Women coaches 'need clear route' into male-dominated world

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Judy Murray says women 'need clear route' into coaching

Women need a clear pathway into coaching to succeed in a male-dominated environment, say industry experts.

Only 11% of the 3,225 coaches at London 2012 were women, the International Council for Coaching Excellence found.

"I think the lack of female coaches doesn't inspire us to want to be coaches," said two-time world taekwondo champion-turned-coach Sarah Stevenson.

Tennis coach Judy Murray said more women decision-makers were needed to "make things happen for other women".

GB Fed Cup captain Murray - formerly coach to her sons Andy and Jamie - said she was not surprised about the coaching statistic from the London Olympics, given most of the coaches on the women's tennis tour are men.

"I think it follows that more female coaches will encourage more girls to get into sport," she added.

Programmes such as UK Sport's Athlete to Coach scheme aim to fast-track elite athletes into coaching, particularly women.

Judy Murray on her influences
"Three significant things in my coaching, in terms of opportunity and encouragement to push myself further, were all created for me by women. I think that's quite significant."

Five of the 11 participants currently in the scheme are female.

"For us, a programme like this creates a fantastic opportunity for women to be able to get into coaching and that's what we're trying to do," said Sarah Craven of funding and promotional body UK Sport.

One of those chosen for the Athlete to Coach scheme is four-time Olympian Stevenson, who told BBC Sport she never had a female coach and believes she can offer something different.

"I was the first female coach and the first person who was there to empathise, especially with the younger females," she said.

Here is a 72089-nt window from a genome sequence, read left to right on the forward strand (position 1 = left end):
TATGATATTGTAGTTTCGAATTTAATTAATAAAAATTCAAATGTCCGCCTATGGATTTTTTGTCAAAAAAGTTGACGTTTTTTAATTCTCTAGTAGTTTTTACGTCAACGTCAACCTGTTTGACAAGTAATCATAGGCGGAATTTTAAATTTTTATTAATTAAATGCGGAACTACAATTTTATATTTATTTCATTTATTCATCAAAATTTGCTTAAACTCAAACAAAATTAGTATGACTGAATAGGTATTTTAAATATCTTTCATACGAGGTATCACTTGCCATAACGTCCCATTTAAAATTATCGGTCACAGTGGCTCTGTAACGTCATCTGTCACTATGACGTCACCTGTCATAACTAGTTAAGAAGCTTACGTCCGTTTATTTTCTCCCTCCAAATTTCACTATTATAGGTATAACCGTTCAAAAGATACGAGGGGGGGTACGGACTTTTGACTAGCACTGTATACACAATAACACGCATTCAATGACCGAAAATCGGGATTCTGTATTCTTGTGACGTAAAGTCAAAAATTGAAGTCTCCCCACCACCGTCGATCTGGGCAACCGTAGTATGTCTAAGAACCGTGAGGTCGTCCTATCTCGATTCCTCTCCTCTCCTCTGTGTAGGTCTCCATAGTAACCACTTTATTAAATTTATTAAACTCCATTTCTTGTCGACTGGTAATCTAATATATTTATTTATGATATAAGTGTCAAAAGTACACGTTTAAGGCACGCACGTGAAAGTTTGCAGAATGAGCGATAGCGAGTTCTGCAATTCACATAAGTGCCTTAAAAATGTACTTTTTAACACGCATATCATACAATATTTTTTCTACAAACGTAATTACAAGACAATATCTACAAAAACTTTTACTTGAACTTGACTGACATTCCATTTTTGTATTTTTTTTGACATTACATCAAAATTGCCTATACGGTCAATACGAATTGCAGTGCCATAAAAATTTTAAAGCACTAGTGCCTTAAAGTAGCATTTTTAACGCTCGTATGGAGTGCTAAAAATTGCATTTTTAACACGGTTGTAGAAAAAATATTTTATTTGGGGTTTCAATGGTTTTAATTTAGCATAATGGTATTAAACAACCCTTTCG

Sarah Stevenson four-time Olympian
Sarah Stevenson (right) took up coaching after retiring

Craven suggests the support for elite women coaches will trickle down to the volunteers at club level with the pathway aiming not only to tap into an athlete's experience but provide more female sport role models.

An additional prospect is gaining a competitive advantage over other countries who are not making use of their own untapped resources.

Another participant in the scheme, former GB boxer Amanda Coulson, illustrates the influence of greater female involvement in coaching - shortly after she joined Hartlepool Catholic Boys Boxing Club, the word 'Boys' was dropped from the title.

"Now that there are female coaches on the GB team there are role models for other aspiring coaches to go down the high performance path as well as female athletes out there boxing," Coulson said.

"The door's open now."

A conference being held on Thursday is aimed at transforming sport for the benefit of every woman and girl in the United Kingdom from coaching to sponsorship to leadership.

It is being delivered by the Department for Culture, Media and Sport and the Women's Sport and Fitness Foundation, which is celebrating its 30th anniversary.